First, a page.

The prisoner called the same day; my master was within; I was greatly surprised. He wanted a guinea; I gave him sixteen shillings, which was all I had.

Did he go away when you gave him the sixteen shillings? - Yes.

Did you ever see him after that? - The next day, I think it was, after that, he sent a chairman to our house, with two letters, my master was at dinner then, I have the two letters in my pocket, one in closed in the other, the one addressed to me, and the other to the house-keeper.

(The letters read, as followeth)

To Mrs. Tomkins, at Mr. Evans's, No. 5, Berners-street, London.

Mrs. Tomkins,

BEING well convinced of you along with your other fellow-servant having intercepted a letter of mine, addressed to your fellow-servant, on Friday night last; I here make free to acquaint you, that you and your companions may make yourselves ready for your defence and examination at Sir John Fielding 's, on Wednesday next, as I never submit to any such freedom with me and my connexions without exemplary punishment.

From your's, John Staples .

Bow-street, Monday 12 o'clock.

To Mr. Thomas Harris , at Mr. Evans's, No. 5, Berners-street, London.

Mr. Thomas,

AS I intend not to put up with so gross an affront any longer, I send this inclosed to the polite women in your house, that they may be convinced of their error; you may read it, and put a seal in it and deliver it to Mrs. Tomkins. I am ready at the corner to see you, but you are always ready to shun me.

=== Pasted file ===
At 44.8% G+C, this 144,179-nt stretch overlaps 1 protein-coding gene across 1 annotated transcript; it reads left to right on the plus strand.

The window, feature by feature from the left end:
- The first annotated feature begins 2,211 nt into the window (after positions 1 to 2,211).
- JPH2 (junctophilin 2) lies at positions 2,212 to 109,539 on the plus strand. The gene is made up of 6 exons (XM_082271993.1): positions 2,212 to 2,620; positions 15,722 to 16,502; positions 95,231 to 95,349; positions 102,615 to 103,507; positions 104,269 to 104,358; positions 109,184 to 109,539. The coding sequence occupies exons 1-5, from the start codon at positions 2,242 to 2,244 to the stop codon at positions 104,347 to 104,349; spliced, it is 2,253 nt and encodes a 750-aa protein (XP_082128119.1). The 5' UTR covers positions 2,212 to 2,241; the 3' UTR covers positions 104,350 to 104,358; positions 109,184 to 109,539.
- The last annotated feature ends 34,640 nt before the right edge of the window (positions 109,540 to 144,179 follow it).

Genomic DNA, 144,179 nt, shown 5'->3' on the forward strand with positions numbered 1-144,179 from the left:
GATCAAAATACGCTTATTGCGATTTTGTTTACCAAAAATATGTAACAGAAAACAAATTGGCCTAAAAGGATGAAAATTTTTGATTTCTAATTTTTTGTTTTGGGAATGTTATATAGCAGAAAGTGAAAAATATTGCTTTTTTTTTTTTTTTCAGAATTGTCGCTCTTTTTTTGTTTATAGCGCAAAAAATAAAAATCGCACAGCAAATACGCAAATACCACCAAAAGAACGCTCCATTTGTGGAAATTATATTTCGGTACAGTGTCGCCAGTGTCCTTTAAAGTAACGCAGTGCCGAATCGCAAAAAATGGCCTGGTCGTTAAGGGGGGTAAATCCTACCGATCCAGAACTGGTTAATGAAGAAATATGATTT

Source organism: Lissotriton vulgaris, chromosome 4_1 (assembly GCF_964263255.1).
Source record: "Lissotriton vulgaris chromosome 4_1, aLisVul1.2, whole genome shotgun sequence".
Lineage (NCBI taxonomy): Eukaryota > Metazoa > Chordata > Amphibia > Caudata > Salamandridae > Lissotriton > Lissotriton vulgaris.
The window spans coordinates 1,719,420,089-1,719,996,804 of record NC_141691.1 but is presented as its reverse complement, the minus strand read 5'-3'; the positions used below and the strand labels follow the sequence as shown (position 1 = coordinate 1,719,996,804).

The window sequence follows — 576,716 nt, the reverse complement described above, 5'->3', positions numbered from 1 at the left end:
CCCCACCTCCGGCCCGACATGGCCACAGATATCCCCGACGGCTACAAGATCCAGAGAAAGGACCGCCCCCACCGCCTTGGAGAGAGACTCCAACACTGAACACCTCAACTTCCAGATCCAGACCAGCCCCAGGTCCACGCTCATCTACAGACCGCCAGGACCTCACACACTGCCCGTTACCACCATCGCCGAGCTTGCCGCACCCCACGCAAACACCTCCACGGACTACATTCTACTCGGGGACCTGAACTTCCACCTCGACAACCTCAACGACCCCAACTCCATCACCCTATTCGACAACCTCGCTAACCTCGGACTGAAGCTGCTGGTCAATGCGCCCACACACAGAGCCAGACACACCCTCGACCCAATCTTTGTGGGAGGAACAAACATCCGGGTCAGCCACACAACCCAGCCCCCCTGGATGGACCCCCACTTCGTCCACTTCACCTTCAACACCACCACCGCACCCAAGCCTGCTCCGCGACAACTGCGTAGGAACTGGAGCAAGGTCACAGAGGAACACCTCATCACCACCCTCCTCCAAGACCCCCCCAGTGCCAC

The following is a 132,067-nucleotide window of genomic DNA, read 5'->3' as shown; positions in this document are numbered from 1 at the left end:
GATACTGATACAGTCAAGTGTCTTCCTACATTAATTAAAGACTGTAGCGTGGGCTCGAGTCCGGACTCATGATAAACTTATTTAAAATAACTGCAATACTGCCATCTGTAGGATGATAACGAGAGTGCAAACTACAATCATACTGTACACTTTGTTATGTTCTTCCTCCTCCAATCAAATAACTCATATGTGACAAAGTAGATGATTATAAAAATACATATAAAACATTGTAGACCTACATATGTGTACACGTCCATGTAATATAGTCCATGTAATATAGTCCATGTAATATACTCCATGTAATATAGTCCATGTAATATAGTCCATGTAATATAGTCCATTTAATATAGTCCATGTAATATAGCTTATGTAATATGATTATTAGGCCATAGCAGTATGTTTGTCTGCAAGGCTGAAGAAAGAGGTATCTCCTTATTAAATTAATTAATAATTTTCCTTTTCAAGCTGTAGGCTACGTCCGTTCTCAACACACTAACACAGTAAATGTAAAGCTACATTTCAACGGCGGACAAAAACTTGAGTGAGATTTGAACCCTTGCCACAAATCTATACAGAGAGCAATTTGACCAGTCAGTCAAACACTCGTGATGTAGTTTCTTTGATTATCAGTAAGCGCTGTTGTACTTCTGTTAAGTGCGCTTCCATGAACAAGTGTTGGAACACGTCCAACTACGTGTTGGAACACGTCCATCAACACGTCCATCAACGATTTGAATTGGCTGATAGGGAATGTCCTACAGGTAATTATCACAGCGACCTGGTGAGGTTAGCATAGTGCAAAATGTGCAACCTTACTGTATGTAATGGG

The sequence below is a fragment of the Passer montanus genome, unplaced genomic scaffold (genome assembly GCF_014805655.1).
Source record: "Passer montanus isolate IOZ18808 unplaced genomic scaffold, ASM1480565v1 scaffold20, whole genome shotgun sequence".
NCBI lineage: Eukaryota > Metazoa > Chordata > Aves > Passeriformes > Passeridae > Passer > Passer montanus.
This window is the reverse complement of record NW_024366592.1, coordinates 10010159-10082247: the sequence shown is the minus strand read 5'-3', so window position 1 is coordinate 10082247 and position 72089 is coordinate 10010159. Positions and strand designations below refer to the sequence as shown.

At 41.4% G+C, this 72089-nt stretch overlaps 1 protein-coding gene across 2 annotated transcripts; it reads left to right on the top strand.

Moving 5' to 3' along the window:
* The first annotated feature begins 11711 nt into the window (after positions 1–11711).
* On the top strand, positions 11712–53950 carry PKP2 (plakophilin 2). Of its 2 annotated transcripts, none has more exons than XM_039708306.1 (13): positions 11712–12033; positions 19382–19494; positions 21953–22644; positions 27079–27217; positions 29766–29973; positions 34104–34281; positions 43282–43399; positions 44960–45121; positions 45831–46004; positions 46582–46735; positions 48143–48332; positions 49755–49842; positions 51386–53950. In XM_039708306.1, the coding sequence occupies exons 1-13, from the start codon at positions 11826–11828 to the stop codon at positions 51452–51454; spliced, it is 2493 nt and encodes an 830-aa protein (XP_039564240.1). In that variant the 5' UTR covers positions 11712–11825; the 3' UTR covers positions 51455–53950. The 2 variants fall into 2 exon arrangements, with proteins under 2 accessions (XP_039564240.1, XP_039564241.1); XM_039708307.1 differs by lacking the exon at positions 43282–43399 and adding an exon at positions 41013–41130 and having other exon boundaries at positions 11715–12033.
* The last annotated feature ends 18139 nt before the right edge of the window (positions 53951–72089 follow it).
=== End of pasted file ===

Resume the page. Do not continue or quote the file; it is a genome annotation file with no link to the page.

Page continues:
Your's, John Staples .

What did you do upon that? - I went to him in the evening, to the Berwick Arms, the corner of Berners-street.

Did you deliver the letter to the maid? - No.

How came you to go that night? - I thought to take him the next morning.

What time did you go? - At seven o'clock; the porter that brought the letter said he would be there; I found him there; then he wanted more money; I told him I had not any, but if he would meet me at twelve o'clock the next day, I would get him some.

What means did he use to get money of you then? - All the same threats he had made use of before. I told him I would meet him at twelve the next day.

Was he satisfied with that? - Yes, he went away quietly.

Where did this conversation pass; in the publick-house? - Not in the publick-house, it was in the street.

Did you go into any room with him in the publick-house? - No.

Did you go out immediately? - Yes, immediately.

You did not stay to drink? - No.

How long were you with him in the street at that time? - Three or four or five minutes.

Did you meet him the next day as you proposed? - I went that evening to state the case at Sir John Fielding 's, and made a complaint against him, in consequence of which he was taken up the next day, and carried to Sir John Fielding 's.

Was you present when he was examined? - Yes.

Did you state the case before Sir John Fielding against him? - I did.